All These Lives
Release date: June 5th, 2012
by Farrar, Straus and Giroux (BYR)
Sixteen-year-old Dani is convinced she has nine lives. As a child she twice walked away from situations where she should have died. But Dani’s twin, Jena, isn’t so lucky. She has cancer and might not even be able to keep her one life. Dani’s father is in denial. Her mother is trying to hold it together and prove everything’s normal. And Jena is wasting away. To cope, Dani sets out to rid herself of all her extra lives. Maybe they’ll be released into the universe and someone who wants to live more than she does will get one. Someone like Jena. But just when Dani finds herself at the breaking point, she’s faced with a startling realization. Maybe she doesn’t have nine lives after all. Maybe she really only ever had one.
Let me tell you straight up. Dany is a bitch! She’s snarky, rudely sarcastic, and kind of a bully. This could put off some readers, but I found it strangely interesting. If I knew her in real life I would detest her instantly, in this novel however, her voice is remarkably compelling. She amused me with her peculiar sense of humor, and her reflective thoughts are extremely tormenting. You can understand how much she’s really struggling, thus making her personality a little less… inviting. She’s hiding behind a mask so people don’t see how deeply she’s hurting. We’ve definitely got an original protagonist who may not have the best personality, but her tragically broken state makes this a truly memorable book. I also have to say that I was particularly pleased with the parental roles and their prominence in the story.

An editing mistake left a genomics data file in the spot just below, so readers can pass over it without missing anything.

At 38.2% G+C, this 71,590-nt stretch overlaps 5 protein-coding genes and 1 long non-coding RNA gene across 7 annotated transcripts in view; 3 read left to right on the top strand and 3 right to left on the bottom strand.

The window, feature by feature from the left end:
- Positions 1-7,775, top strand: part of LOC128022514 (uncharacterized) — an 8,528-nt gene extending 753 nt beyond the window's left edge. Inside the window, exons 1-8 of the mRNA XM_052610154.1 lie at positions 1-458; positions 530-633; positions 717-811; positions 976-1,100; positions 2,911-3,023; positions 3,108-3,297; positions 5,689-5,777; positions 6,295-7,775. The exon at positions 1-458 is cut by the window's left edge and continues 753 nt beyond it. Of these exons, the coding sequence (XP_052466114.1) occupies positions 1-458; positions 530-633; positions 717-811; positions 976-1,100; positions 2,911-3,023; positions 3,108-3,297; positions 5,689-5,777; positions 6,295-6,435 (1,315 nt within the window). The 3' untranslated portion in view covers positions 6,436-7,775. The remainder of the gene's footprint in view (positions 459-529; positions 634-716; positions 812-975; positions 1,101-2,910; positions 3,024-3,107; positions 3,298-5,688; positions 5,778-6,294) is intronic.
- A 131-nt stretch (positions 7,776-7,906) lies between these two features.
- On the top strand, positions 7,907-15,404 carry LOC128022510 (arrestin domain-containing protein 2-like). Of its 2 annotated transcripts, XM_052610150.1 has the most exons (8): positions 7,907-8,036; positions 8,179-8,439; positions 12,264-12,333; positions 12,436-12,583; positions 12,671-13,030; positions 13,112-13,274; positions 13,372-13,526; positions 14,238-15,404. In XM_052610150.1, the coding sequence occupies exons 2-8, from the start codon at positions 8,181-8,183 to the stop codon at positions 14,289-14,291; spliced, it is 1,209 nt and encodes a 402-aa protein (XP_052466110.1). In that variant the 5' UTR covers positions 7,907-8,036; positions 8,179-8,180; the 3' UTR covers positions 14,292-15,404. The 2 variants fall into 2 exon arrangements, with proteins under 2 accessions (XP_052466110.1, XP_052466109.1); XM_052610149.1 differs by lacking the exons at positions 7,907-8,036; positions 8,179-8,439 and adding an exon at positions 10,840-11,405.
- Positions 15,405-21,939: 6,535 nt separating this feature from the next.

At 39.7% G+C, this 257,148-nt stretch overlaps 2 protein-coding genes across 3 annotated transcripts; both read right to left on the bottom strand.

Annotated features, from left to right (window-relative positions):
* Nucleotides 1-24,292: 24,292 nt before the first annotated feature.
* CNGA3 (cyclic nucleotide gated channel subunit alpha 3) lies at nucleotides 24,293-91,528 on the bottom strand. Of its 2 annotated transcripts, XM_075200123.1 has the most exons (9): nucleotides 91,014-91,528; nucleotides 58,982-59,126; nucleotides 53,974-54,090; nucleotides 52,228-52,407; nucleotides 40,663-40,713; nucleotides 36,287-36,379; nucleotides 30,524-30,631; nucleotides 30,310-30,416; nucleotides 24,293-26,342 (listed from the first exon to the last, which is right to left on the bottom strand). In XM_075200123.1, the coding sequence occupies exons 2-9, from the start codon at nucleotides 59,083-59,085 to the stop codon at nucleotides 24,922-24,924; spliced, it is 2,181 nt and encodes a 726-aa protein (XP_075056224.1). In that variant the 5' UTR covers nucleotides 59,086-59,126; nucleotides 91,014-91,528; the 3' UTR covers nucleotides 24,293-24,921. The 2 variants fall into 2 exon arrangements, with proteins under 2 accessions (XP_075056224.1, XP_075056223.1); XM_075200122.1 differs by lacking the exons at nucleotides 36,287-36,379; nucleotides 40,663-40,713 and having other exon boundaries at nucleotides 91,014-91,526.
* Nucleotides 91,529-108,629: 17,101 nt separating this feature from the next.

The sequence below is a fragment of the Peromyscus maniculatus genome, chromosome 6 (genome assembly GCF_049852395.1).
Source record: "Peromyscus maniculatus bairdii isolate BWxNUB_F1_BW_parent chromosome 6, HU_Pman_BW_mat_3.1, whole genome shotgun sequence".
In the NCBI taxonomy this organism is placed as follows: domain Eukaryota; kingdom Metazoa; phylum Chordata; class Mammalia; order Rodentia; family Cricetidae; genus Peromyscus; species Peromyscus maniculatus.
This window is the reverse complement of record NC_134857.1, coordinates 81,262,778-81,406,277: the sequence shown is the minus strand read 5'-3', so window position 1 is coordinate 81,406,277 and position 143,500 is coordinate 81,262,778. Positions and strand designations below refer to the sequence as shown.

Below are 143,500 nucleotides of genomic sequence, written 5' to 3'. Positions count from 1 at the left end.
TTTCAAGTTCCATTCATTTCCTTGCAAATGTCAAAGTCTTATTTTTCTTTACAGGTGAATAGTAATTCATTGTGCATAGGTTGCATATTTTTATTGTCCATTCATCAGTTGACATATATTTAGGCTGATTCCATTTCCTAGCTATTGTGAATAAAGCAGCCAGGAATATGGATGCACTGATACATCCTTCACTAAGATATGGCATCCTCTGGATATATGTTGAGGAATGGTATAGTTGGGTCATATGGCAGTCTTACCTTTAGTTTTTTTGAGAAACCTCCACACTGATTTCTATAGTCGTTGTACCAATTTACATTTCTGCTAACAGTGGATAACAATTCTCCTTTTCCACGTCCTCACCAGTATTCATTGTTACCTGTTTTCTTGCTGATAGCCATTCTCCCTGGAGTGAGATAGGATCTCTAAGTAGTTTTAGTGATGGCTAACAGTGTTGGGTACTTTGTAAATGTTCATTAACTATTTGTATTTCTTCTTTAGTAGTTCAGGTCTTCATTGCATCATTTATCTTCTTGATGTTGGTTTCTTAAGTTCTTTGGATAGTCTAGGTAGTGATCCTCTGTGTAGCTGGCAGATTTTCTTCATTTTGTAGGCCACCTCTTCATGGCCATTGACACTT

Dani thinks she has nine lives. She’s been in accidents that should have killed her, but didn’t. This aspect in the story is a tad strange. I was never sure if it was meant to add some supernatural elements into it, or if was simply Dany’s illusory contemplations about death. Even though it’s a big part of the book summary, this side of the story is not the primary focus. It’s not even about the actual cancer. It’s really more about the sisterly bond, and Dani’s unusual way of dealing. It’s not your typical cancer novel. Though you can still expect a lot of deep emotions; helplessness, loneliness, and desperation can clearly be felt throughout. There is also some humor and lighthearted moments, even a bit of romance, that gives it the perfect balance. I felt the ending could have gone with more spark; I was expecting more closure in some aspects, but I’m satisfied nonetheless.
A remarkable story about an atypical teenage girl in an unforgiving situation, All These Lives is a wonderfully moving novel that I think many readers will easily get immersed in. This beautify writing debut novel proves that Sarah is an author to watch for!
|4 Hot Espressos|
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